Tomorrow is Patriot’s Day which is a holiday in Massachusetts when we remember the midnight ride of Paul Revere and William Dawes who rode to Lexington and Dr. Samuel Prescott who was the only one who made it to Concord warning the town’s people that the Regulars were coming. Imagine if the residents of Lexington and Concord had said on April 19, 1775, “We don’t trust you’re telling the truth.” Tomorrow is also the Boston Marathon and over 30,000 runners will travel just over 26 miles from Hopkinton to Boston. The fastest runners will do so in just over two hours and one of them will be Wesley Korir of Kenya who won the race in 2012. As a boy in Kenya, Wesley would run 5 miles each way to school, often running home for lunch or to do errands for his mother. An article by Jim Ferstle states, “Korir is a running evangelist. He literally wears his faith on his sleeve. Bible quotes are prominent on his sweatshirt and white and blue T-shirt. It’s his faith that is at the core of everything he does.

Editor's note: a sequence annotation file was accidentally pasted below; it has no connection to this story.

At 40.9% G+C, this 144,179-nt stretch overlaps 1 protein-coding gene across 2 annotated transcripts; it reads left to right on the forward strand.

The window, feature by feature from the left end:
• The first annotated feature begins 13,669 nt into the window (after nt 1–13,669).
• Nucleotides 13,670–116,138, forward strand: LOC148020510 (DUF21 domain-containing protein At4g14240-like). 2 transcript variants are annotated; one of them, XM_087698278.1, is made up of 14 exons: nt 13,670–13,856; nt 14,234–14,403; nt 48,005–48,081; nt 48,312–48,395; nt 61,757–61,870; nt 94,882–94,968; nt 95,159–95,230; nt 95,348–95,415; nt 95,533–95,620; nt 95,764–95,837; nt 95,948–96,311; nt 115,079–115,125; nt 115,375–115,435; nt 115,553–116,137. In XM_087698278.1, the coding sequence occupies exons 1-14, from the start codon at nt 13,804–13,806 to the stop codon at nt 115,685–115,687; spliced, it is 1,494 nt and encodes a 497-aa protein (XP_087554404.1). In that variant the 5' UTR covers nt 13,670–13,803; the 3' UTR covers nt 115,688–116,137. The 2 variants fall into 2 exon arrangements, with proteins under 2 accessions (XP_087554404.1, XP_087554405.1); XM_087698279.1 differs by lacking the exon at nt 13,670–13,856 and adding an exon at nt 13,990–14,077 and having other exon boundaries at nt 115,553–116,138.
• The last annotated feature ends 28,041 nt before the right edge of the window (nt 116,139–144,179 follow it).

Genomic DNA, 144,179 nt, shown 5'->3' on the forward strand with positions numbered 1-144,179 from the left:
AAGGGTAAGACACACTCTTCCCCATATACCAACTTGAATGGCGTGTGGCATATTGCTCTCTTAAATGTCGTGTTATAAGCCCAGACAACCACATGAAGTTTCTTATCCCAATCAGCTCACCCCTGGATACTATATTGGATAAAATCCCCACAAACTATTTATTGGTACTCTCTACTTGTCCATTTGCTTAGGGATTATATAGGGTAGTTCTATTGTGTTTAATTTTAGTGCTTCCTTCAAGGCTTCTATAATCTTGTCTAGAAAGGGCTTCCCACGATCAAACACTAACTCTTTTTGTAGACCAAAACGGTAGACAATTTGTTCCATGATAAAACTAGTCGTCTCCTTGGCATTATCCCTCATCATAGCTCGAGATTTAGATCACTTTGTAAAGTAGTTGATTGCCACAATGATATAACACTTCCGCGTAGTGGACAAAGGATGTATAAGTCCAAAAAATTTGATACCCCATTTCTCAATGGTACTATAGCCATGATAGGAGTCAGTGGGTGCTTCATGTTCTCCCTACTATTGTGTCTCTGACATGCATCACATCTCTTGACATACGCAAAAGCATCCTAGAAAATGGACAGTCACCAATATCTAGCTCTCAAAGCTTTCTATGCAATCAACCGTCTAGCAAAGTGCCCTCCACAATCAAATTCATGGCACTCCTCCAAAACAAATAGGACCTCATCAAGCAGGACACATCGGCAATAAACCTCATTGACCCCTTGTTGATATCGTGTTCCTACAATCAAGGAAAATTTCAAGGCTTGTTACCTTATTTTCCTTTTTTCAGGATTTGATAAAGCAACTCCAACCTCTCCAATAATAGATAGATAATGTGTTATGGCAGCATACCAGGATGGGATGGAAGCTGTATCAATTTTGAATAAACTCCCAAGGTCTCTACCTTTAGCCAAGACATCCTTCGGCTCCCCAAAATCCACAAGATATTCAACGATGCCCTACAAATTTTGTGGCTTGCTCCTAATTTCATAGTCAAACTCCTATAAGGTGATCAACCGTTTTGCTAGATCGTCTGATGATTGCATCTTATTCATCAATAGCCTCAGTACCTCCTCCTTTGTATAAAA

The seed of his faith was planted at home by his mother and been reinforced by others in his life, such as his college coach at the University of Louisville, Ron Mann. It is what sustains him in times of adversity like when he had to flee the ethnic violence in Kenya in 2008 and when he has encountered challenges in life. “Most of the time human beings will tell you that you are not good enough,” says Korir. People are always telling you what you can’t do. God, on the other hand, encourages him to be optimistic, to see the good in others, and, he says, “feel at peace” with himself. He faces life’s challenges knowing that he has someone in his corner, a God he can trust no matter what the situation. Korir has learned to trust God and to trust in himself and that has made all the difference in his life. When he left Kenya in 2008 he swore he would never return. Yet after returning to Kenya following his 2012 win in Boston he ended up running as an Independent candidate for Parliament and amazingly he won and is working to improve conditions in his home country.